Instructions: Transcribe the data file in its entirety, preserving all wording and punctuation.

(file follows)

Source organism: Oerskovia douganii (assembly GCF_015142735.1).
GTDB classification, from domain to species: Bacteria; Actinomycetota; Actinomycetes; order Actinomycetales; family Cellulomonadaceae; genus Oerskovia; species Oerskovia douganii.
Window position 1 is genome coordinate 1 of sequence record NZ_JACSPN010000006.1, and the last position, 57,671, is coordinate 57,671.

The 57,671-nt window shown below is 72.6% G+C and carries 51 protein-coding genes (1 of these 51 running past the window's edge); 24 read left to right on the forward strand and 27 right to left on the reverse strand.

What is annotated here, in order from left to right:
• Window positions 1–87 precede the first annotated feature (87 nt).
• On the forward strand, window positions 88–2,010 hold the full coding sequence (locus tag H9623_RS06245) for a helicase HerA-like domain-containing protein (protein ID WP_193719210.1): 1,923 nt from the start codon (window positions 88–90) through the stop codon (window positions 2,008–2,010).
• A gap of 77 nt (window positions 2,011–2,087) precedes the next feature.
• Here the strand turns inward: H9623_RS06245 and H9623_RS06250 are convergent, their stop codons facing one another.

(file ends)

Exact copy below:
Source organism: Oerskovia douganii (assembly GCF_015142735.1).
GTDB classification, from domain to species: Bacteria; Actinomycetota; Actinomycetes; order Actinomycetales; family Cellulomonadaceae; genus Oerskovia; species Oerskovia douganii.
Window position 1 is genome coordinate 1 of sequence record NZ_JACSPN010000006.1, and the last position, 57,671, is coordinate 57,671.

The 57,671-nt window shown below is 72.6% G+C and carries 51 protein-coding genes (1 of these 51 running past the window's edge); 24 read left to right on the forward strand and 27 right to left on the reverse strand.

What is annotated here, in order from left to right:
• Window positions 1–87 precede the first annotated feature (87 nt).
• On the forward strand, window positions 88–2,010 hold the full coding sequence (locus tag H9623_RS06245) for a helicase HerA-like domain-containing protein (protein ID WP_193719210.1): 1,923 nt from the start codon (window positions 88–90) through the stop codon (window positions 2,008–2,010).
• A gap of 77 nt (window positions 2,011–2,087) precedes the next feature.
• Here the strand turns inward: H9623_RS06245 and H9623_RS06250 are convergent, their stop codons facing one another.